JEFFERSON — Most of the time, Jefferson County Circuit Court runs like a machine — a conveyor belt of justice constantly moving as Wisconsin law is enforced. Criminal proceedings churn one after another with intake, arraignments, hearing after hearing after hearing, status conferences, trials, plea agreements and sentencings.
The day-to-day operation of the justice system in Jefferson County looks and feels mostly the same.
So, when something out of the ordinary happens, it can seem jarring.
The Jefferson County Drug and Alcohol Treatment Court program is out of the ordinary machinations of what happens in that courthouse every day — especially when people graduate.
On Wednesday, the program celebrated the graduation of three people from the program — Kevin Crivello, Jennifer Quinn-Wandersee and Chad Hembrook. Three other graduates were not in attendance at the ceremony: Michael Sommers, Tim Punzel and Cody Peterson.
At Treatment Court graduation ceremonies, the familiar location of a courtroom is used in an unfamiliar way.
The judge — in this case, Circuit Court Judge Robert Dehring — is standing at a podium reading a speech rather than ruling on the law from behind the bench.
The jury box is filled with members of the Treatment Court team proud of the accomplishments of the people at the defendant’s table, rather than being filled with residents disdainful of being dragged into jury duty trying to pay attention as they decide the fate of their peers.
And at that defendant’s table, the person sitting in that chair doesn’t have their head down as they wait to hear what their bond or sentence will be. Rather, they’re holding their head high as they share with those in attendance what they’ve learned from the program and how it’s helped their life.
“We are here today to acknowledge the dedication, sacrifice and good choices of our recent graduates,” Dehring said. “As personal benefits, all participants increase their chances of long-term sobriety, experience improved relationships with family and friends, and improved physical and mental health.”
The three graduates at the ceremony have a combined 48 months of sobriety. Crivello, who participated in alcohol treatment court, had reached three years sober this week. Quinn-Wandersee had reached 10 months sober after completing drug treatment court and Hembrook was 17 months sober after alcohol treatment court.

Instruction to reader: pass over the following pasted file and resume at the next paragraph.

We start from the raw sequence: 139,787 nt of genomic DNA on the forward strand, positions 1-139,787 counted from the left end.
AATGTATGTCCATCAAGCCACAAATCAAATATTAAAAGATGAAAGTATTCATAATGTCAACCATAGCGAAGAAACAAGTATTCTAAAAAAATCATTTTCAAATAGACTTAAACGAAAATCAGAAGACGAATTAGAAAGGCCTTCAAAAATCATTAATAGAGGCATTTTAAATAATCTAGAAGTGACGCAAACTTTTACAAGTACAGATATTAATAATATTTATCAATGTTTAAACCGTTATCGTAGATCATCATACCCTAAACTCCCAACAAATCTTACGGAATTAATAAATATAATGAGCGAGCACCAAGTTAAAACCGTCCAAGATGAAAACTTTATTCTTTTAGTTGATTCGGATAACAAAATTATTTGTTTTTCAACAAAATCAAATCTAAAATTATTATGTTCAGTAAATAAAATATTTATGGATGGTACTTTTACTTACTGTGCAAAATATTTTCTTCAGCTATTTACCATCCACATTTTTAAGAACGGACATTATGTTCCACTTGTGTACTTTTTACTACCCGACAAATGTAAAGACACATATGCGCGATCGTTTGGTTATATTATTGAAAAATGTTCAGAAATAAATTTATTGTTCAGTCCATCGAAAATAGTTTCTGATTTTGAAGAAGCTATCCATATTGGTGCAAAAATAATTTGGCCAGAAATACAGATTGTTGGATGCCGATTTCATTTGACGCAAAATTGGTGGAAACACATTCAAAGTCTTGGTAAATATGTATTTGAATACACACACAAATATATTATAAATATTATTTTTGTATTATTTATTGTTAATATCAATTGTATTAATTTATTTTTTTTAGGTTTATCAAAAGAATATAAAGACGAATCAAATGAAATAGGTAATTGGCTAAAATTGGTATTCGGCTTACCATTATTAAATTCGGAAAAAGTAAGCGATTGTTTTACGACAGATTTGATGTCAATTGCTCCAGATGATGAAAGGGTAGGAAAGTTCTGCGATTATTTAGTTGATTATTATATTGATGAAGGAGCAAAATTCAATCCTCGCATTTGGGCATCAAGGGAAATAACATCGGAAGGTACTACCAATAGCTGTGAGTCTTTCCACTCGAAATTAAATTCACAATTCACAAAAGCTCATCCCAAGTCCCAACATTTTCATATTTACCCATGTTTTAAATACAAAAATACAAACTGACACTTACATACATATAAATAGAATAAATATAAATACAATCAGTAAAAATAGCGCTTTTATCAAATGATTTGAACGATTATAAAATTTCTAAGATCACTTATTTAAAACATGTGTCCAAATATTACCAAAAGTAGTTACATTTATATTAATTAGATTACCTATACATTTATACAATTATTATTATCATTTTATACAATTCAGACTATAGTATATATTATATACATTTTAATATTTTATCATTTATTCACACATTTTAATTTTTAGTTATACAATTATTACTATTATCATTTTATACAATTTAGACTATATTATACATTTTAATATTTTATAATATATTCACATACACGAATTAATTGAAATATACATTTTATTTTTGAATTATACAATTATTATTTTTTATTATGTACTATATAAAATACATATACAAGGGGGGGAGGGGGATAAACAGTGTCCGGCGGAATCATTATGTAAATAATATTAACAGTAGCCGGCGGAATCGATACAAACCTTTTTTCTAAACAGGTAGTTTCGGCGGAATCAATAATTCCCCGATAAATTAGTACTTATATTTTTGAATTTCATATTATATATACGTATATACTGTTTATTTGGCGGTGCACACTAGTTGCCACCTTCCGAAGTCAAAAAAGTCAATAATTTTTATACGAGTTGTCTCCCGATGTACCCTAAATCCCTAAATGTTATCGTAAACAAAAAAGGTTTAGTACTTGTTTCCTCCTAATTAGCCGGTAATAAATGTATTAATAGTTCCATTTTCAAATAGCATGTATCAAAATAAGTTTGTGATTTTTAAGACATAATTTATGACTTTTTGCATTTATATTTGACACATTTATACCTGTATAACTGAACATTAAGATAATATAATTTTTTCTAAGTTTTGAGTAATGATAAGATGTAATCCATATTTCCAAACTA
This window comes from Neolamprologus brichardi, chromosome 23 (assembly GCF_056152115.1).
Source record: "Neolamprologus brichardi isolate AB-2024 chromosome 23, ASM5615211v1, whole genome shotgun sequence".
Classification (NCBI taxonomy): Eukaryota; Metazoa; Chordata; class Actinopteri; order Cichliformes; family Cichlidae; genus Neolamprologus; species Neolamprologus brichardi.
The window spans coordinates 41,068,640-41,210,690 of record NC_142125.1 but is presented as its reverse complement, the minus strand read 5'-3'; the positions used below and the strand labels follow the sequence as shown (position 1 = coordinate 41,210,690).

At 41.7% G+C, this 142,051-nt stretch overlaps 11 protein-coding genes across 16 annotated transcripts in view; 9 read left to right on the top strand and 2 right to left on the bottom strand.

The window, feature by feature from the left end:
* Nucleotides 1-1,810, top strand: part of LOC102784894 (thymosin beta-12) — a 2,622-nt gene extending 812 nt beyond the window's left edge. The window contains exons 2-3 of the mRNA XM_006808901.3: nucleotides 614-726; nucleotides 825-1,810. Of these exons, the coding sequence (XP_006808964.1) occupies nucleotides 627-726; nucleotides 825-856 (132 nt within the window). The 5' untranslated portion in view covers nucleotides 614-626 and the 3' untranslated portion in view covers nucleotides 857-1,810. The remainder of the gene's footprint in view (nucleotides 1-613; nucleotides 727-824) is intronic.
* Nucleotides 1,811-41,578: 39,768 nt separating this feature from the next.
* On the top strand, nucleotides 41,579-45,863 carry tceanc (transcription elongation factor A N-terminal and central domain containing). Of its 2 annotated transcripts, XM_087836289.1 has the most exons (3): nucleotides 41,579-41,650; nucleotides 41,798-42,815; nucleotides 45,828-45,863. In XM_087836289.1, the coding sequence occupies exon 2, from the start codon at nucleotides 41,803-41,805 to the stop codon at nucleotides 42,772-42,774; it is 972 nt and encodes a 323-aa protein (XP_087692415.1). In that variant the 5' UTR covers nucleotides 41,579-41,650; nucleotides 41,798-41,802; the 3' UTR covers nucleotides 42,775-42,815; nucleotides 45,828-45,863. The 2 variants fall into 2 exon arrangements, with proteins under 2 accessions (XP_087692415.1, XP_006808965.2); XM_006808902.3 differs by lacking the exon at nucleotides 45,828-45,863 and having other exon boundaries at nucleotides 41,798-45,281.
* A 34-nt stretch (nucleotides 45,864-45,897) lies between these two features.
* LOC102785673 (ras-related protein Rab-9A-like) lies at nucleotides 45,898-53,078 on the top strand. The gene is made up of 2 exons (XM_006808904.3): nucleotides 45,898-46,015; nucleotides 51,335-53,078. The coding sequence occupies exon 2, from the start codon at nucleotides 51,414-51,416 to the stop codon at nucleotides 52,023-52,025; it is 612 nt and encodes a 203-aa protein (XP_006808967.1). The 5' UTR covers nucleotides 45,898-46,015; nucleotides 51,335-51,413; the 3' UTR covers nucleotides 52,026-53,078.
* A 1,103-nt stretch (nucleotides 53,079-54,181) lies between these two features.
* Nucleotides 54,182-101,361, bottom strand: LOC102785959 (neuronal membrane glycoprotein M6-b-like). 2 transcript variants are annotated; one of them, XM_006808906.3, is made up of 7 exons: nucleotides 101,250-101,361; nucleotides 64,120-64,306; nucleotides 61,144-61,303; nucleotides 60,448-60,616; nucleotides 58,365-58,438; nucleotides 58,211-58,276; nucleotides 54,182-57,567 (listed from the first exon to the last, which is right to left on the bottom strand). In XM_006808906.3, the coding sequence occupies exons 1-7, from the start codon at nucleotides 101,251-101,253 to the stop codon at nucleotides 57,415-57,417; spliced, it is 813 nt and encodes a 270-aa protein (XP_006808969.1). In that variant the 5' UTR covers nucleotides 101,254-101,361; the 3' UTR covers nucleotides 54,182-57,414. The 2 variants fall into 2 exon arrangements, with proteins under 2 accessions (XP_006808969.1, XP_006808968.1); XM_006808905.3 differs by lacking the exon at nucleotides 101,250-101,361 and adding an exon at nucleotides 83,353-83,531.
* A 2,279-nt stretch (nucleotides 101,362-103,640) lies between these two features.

“I wouldn’t be alive without the program,” Quinn-Wandersee said. “Only forward, never backward.”
All three graduates gushed about how the program helped them turn around their lives and do something they never thought they’d be able to do — kick their habits.
“People believe in you, people work with you, people want the best for you,” Hembrook said about the program. “You just need a little help.”
Also in attendance were family members and friends, as well as current and former participants in the program.
Judge Dehring said the day was just as much theirs as the graduates’ because addiction impacts whole families.
As Quinn-Wandersee spoke from the defendant’s table about her struggles with drugs — her mother walked up behind her, hugged her and sat down in the next chair to provide moral support as she recounted her story.
When Hemberbrook finished his story — which drew a number of laughs from the audience with self-deprecating anecdotes about his time on the criminal side of the courthouse — he hugged his mom as he sat down next to his parents.
After the graduates finished talking about their successes in the program, Dehring asked them what’s next.
All three had emerged from the program in what they said was a better place.
Crivello said he was a first-time homeowner and had started his own business. Quinn-Wandersee said she was working — albeit in 15-hour shifts. Hembrook said he was running his own business and being a much better friend and family member.
Jefferson County Alcohol Treatment Court is available for those charged with a third-offense OWI , have no prior violent offenses and agree to participate. Drug Treatment Court is available for those involved in cases with criminal behavior related to substance abuse.